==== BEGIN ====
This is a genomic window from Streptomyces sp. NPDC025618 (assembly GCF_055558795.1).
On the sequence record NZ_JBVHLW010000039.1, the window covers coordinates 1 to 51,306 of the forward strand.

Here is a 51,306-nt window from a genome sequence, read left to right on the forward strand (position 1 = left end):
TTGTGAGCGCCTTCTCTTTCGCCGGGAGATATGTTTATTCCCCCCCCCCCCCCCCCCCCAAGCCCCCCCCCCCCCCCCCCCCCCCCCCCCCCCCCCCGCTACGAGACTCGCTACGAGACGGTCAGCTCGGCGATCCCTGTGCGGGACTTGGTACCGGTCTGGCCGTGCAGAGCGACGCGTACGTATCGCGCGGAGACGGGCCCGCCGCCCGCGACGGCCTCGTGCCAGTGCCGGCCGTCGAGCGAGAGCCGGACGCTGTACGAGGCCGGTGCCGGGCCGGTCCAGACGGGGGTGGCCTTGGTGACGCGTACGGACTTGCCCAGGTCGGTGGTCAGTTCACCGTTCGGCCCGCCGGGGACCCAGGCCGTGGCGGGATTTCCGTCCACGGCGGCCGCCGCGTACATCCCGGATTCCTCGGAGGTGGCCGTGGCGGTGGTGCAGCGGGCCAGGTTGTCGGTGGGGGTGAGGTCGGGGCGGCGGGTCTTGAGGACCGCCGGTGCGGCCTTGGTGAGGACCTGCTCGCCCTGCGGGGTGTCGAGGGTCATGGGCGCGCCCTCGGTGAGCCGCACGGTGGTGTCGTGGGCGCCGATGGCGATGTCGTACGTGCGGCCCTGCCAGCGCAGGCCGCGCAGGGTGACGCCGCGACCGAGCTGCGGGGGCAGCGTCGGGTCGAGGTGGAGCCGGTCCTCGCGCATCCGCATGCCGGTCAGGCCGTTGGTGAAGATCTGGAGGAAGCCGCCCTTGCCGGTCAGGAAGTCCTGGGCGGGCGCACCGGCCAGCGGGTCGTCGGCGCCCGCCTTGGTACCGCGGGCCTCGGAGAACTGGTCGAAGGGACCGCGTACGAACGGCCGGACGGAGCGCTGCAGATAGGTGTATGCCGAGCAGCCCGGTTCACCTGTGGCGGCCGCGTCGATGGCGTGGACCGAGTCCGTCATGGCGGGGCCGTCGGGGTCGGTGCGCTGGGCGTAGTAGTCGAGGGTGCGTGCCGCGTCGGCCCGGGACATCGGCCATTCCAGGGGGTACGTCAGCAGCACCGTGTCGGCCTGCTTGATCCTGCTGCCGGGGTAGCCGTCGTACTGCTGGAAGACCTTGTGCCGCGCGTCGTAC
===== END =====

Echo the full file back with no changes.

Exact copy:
This is a genomic window from Streptomyces sp. NPDC025618 (assembly GCF_055558795.1).
On the sequence record NZ_JBVHLW010000039.1, the window covers coordinates 1 to 51,306 of the forward strand.

Here is a 51,306-nt window from a genome sequence, read left to right on the forward strand (position 1 = left end):
TTGTGAGCGCCTTCTCTTTCGCCGGGAGATATGTTTATTCCCCCCCCCCCCCCCCCCCCAAGCCCCCCCCCCCCCCCCCCCCCCCCCCCCCCCCCCCGCTACGAGACTCGCTACGAGACGGTCAGCTCGGCGATCCCTGTGCGGGACTTGGTACCGGTCTGGCCGTGCAGAGCGACGCGTACGTATCGCGCGGAGACGGGCCCGCCGCCCGCGACGGCCTCGTGCCAGTGCCGGCCGTCGAGCGAGAGCCGGACGCTGTACGAGGCCGGTGCCGGGCCGGTCCAGACGGGGGTGGCCTTGGTGACGCGTACGGACTTGCCCAGGTCGGTGGTCAGTTCACCGTTCGGCCCGCCGGGGACCCAGGCCGTGGCGGGATTTCCGTCCACGGCGGCCGCCGCGTACATCCCGGATTCCTCGGAGGTGGCCGTGGCGGTGGTGCAGCGGGCCAGGTTGTCGGTGGGGGTGAGGTCGGGGCGGCGGGTCTTGAGGACCGCCGGTGCGGCCTTGGTGAGGACCTGCTCGCCCTGCGGGGTGTCGAGGGTCATGGGCGCGCCCTCGGTGAGCCGCACGGTGGTGTCGTGGGCGCCGATGGCGATGTCGTACGTGCGGCCCTGCCAGCGCAGGCCGCGCAGGGTGACGCCGCGACCGAGCTGCGGGGGCAGCGTCGGGTCGAGGTGGAGCCGGTCCTCGCGCATCCGCATGCCGGTCAGGCCGTTGGTGAAGATCTGGAGGAAGCCGCCCTTGCCGGTCAGGAAGTCCTGGGCGGGCGCACCGGCCAGCGGGTCGTCGGCGCCCGCCTTGGTACCGCGGGCCTCGGAGAACTGGTCGAAGGGACCGCGTACGAACGGCCGGACGGAGCGCTGCAGATAGGTGTATGCCGAGCAGCCCGGTTCACCTGTGGCGGCCGCGTCGATGGCGTGGACCGAGTCCGTCATGGCGGGGCCGTCGGGGTCGGTGCGCTGGGCGTAGTAGTCGAGGGTGCGTGCCGCGTCGGCCCGGGACATCGGCCATTCCAGGGGGTACGTCAGCAGCACCGTGTCGGCCTGCTTGATCCTGCTGCCGGGGTAGCCGTCGTACTGCTGGAAGACCTTGTGCCGCGCGTCGTAC